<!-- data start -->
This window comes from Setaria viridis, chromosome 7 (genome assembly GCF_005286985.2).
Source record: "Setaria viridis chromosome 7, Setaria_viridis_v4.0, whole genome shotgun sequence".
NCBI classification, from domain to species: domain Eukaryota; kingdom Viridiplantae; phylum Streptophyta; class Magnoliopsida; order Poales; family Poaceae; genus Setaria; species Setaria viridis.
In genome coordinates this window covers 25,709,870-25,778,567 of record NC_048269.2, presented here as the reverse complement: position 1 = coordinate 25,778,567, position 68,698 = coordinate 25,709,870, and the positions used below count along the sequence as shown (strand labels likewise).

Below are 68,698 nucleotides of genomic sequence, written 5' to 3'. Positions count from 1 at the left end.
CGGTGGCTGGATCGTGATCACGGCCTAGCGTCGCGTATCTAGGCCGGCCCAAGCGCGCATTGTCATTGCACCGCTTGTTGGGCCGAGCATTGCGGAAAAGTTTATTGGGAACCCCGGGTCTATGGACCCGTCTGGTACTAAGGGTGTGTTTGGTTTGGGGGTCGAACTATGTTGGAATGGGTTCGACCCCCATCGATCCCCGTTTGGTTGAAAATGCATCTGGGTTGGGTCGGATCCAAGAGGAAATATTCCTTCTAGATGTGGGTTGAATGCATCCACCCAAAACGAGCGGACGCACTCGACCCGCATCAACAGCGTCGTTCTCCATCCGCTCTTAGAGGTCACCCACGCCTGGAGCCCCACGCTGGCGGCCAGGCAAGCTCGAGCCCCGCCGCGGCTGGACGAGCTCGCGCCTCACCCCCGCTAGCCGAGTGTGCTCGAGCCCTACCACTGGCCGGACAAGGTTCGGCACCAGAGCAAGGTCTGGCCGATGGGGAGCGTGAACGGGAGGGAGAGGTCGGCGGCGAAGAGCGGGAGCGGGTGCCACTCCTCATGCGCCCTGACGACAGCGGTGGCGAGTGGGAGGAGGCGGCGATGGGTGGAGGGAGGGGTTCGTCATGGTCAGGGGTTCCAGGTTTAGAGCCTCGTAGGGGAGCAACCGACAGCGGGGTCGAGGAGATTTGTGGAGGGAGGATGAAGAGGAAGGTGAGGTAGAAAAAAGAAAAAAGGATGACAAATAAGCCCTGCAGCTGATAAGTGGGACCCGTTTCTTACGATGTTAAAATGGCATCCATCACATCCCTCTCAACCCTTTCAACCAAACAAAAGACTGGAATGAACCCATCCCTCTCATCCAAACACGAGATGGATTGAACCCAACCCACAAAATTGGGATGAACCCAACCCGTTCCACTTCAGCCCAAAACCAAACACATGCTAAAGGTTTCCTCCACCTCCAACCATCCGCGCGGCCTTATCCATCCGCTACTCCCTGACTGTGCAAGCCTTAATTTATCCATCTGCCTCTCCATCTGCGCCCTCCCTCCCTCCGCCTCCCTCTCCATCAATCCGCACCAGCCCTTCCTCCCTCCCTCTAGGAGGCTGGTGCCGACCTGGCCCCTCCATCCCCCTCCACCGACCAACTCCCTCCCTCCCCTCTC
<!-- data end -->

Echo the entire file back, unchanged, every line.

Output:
This window comes from Setaria viridis, chromosome 7 (genome assembly GCF_005286985.2).
Source record: "Setaria viridis chromosome 7, Setaria_viridis_v4.0, whole genome shotgun sequence".
NCBI classification, from domain to species: domain Eukaryota; kingdom Viridiplantae; phylum Streptophyta; class Magnoliopsida; order Poales; family Poaceae; genus Setaria; species Setaria viridis.
In genome coordinates this window covers 25,709,870-25,778,567 of record NC_048269.2, presented here as the reverse complement: position 1 = coordinate 25,778,567, position 68,698 = coordinate 25,709,870, and the positions used below count along the sequence as shown (strand labels likewise).

Below are 68,698 nucleotides of genomic sequence, written 5' to 3'. Positions count from 1 at the left end.
CGGTGGCTGGATCGTGATCACGGCCTAGCGTCGCGTATCTAGGCCGGCCCAAGCGCGCATTGTCATTGCACCGCTTGTTGGGCCGAGCATTGCGGAAAAGTTTATTGGGAACCCCGGGTCTATGGACCCGTCTGGTACTAAGGGTGTGTTTGGTTTGGGGGTCGAACTATGTTGGAATGGGTTCGACCCCCATCGATCCCCGTTTGGTTGAAAATGCATCTGGGTTGGGTCGGATCCAAGAGGAAATATTCCTTCTAGATGTGGGTTGAATGCATCCACCCAAAACGAGCGGACGCACTCGACCCGCATCAACAGCGTCGTTCTCCATCCGCTCTTAGAGGTCACCCACGCCTGGAGCCCCACGCTGGCGGCCAGGCAAGCTCGAGCCCCGCCGCGGCTGGACGAGCTCGCGCCTCACCCCCGCTAGCCGAGTGTGCTCGAGCCCTACCACTGGCCGGACAAGGTTCGGCACCAGAGCAAGGTCTGGCCGATGGGGAGCGTGAACGGGAGGGAGAGGTCGGCGGCGAAGAGCGGGAGCGGGTGCCACTCCTCATGCGCCCTGACGACAGCGGTGGCGAGTGGGAGGAGGCGGCGATGGGTGGAGGGAGGGGTTCGTCATGGTCAGGGGTTCCAGGTTTAGAGCCTCGTAGGGGAGCAACCGACAGCGGGGTCGAGGAGATTTGTGGAGGGAGGATGAAGAGGAAGGTGAGGTAGAAAAAAGAAAAAAGGATGACAAATAAGCCCTGCAGCTGATAAGTGGGACCCGTTTCTTACGATGTTAAAATGGCATCCATCACATCCCTCTCAACCCTTTCAACCAAACAAAAGACTGGAATGAACCCATCCCTCTCATCCAAACACGAGATGGATTGAACCCAACCCACAAAATTGGGATGAACCCAACCCGTTCCACTTCAGCCCAAAACCAAACACATGCTAAAGGTTTCCTCCACCTCCAACCATCCGCGCGGCCTTATCCATCCGCTACTCCCTGACTGTGCAAGCCTTAATTTATCCATCTGCCTCTCCATCTGCGCCCTCCCTCCCTCCGCCTCCCTCTCCATCAATCCGCACCAGCCCTTCCTCCCTCCCTCTAGGAGGCTGGTGCCGACCTGGCCCCTCCATCCCCCTCCACCGACCAACTCCCTCCCTCCCCTCTC